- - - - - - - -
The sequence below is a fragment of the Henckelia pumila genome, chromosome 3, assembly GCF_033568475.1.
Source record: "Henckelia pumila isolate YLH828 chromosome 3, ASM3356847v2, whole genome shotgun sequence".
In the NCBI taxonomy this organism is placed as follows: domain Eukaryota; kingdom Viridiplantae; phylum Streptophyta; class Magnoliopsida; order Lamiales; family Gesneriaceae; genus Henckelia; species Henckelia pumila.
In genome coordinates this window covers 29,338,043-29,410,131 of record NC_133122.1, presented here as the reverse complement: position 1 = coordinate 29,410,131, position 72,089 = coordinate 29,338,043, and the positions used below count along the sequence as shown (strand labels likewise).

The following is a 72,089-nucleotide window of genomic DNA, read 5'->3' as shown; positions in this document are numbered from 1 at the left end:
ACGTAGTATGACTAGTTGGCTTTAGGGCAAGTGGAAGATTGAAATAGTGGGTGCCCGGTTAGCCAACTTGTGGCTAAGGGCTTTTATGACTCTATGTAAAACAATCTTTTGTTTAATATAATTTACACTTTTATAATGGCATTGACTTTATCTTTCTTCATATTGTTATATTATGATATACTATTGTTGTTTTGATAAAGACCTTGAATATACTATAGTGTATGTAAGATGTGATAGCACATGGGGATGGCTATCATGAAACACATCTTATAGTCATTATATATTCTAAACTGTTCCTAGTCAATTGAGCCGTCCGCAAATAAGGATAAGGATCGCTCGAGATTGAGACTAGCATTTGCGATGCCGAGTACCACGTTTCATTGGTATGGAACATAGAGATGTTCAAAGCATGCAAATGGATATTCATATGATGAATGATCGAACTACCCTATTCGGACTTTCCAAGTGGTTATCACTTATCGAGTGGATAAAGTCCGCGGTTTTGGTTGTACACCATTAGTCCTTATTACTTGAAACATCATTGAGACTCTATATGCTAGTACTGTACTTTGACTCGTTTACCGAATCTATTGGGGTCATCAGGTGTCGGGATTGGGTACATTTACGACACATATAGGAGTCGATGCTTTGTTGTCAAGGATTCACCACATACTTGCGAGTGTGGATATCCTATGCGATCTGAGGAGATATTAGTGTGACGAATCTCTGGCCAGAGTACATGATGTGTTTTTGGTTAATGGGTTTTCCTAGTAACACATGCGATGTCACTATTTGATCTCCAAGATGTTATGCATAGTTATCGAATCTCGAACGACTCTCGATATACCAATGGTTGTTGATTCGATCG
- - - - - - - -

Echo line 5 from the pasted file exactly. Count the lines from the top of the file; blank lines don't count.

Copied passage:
The following is a 72,089-nucleotide window of genomic DNA, read 5'->3' as shown; positions in this document are numbered from 1 at the left end: